Do You Want To Believe?

Belief is a funny thing.  Some people need to see something splattered all over newspapers and major news outlets to believe something is real.  Others just need to hear one thing to think something is true.  When it comes to education, what do you believe?

I recently had a conversation with someone who told me I was a conspiracy theorist.  That what I am saying about the vast plans that have been going on with education and what is to come is nothing more than that.  That I have no basis to prove my theories whatsoever.  This person also informed me they don’t care about my theories and they have more important things to do with their life.  I encouraged this person to do some research on their own and to come up with their own conclusions.  When you talk about the agendas for public education to someone who is not deeply engrossed in the minutiae of what has been going on, it is very easy to sound like a crackpot.  It won’t be the first time someone has expressed that I am crazy or wearing a tin hat.  I’m sure it won’t be the last.  But as I left that person, they were on Google looking up “Common Core conspiracy theories”.

To an outside observer, many of us who do the research with corporate education reform do sound crazy.  But they haven’t poured through contracts and websites, or followed the money to see where billions of dollars are going.  They haven’t read everything we have.  They can’t accept how deep the tentacles reach.  That this involves much more than education and has ties with the U.S. Departments of Defense, Health and Human Services, and Labor.  That what is going on in public education will redefine society as we know it and strip away substantial rights of citizens in the future.  It sounds so crazy it would have to be a conspiracy theory, right?  And that is exactly what they are counting on, these masters of wealth and foundations, these billionaires who throw money around like it was nothing.  “But these foundations do good things,” I’ve heard.  Of course they do.  They help people around the globe.  If all they did was fund Common Core and personalized learning and education technology, it would be MUCH easier for people to follow the trail.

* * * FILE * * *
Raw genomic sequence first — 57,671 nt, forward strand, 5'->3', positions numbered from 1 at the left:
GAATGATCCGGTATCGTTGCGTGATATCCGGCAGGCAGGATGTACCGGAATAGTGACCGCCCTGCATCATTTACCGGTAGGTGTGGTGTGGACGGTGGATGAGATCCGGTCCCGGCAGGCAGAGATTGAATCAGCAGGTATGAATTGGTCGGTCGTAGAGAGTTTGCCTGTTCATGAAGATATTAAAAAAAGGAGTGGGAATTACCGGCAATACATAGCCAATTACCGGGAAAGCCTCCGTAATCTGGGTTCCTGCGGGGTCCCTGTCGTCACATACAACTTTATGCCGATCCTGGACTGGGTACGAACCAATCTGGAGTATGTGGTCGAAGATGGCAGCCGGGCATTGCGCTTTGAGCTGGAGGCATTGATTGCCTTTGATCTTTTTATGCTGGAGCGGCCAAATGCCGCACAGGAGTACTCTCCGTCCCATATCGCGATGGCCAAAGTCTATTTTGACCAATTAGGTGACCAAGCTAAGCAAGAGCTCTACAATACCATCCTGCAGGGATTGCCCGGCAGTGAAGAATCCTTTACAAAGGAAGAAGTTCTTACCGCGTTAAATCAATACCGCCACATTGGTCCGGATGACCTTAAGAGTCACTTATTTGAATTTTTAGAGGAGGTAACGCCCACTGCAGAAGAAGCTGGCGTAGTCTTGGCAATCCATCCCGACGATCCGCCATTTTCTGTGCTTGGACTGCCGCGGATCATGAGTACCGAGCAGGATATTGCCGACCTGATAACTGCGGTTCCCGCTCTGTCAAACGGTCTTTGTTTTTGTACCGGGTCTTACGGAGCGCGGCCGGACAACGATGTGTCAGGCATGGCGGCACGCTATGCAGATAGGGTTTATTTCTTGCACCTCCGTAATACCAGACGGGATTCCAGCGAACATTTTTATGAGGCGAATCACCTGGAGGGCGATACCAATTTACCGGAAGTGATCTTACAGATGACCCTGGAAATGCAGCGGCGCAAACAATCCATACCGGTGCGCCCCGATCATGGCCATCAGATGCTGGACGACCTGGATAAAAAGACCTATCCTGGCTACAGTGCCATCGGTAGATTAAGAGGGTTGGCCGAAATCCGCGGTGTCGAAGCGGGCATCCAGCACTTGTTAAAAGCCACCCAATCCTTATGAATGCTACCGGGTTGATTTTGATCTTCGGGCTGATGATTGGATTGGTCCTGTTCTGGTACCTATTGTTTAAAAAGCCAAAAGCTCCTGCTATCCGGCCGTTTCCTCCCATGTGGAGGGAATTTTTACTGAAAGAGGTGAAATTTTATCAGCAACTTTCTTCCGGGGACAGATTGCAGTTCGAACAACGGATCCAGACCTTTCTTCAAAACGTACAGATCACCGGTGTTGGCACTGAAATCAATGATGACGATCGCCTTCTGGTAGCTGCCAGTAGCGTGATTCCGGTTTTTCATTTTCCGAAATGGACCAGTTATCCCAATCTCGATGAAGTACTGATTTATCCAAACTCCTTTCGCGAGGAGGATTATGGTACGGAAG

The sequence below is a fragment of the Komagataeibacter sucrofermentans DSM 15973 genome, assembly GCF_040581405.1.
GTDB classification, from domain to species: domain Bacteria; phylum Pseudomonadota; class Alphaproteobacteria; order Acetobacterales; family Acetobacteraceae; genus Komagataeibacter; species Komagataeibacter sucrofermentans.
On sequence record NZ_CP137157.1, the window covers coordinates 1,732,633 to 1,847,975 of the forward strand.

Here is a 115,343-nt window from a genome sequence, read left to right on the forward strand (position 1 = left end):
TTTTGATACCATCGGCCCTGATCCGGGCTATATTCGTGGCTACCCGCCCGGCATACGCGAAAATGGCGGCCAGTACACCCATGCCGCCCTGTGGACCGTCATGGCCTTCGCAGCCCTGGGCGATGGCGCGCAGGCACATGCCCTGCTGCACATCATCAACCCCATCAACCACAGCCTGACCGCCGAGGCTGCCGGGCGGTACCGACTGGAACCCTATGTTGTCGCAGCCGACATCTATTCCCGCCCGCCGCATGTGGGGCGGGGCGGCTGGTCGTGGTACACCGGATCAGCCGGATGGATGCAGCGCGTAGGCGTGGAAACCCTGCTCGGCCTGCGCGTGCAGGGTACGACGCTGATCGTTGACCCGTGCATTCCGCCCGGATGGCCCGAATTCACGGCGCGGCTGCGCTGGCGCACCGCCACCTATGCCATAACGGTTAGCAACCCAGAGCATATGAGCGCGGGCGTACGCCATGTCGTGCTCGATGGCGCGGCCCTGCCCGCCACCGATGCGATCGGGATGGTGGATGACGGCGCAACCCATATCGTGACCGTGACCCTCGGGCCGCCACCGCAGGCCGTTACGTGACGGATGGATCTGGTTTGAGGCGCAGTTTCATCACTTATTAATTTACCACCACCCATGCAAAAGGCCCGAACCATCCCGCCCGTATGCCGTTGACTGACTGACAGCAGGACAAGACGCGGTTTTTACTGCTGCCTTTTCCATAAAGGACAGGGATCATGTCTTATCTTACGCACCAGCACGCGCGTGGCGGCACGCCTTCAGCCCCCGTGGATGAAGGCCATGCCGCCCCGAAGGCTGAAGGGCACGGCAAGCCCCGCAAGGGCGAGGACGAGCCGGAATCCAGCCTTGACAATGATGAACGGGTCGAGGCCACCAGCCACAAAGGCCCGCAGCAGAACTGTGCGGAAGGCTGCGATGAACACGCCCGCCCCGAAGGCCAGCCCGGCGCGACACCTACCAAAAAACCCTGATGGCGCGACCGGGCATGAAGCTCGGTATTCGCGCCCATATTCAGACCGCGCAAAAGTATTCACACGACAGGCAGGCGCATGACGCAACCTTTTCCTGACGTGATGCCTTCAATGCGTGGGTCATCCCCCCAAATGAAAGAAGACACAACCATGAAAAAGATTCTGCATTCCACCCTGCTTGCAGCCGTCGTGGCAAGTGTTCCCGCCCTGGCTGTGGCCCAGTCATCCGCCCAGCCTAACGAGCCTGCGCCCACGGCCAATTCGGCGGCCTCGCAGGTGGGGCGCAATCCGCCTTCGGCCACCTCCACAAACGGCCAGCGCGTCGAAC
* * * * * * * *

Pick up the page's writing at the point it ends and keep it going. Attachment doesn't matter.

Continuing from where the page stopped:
Our country is run by corporations.  I can’t make people see this.  I can’t make them understand that politicians are bought and sold like discounted goods on Black Friday.  I can’t make them see the major media blackout on so much that is really going on.  I hear so many people say “You can’t believe what you read on the Internet or on blogs.”  I’ve seen it myself.  There is a ton of bad information out there.  I’ve published bad information before based on bad information or a misunderstanding.  It happens.  But when all the same trails lead to the same conclusions repeatedly, after a while the truth sinks in.  It’s not like a lot of these companies are hiding what they want to do with data.  They are announcing it on their websites or pushing it with policy briefs for the Every Student Succeeds Act.  But who has the time to look at all that?  If I weren’t hip to a lot of this stuff, I wouldn’t give any of it the time of day.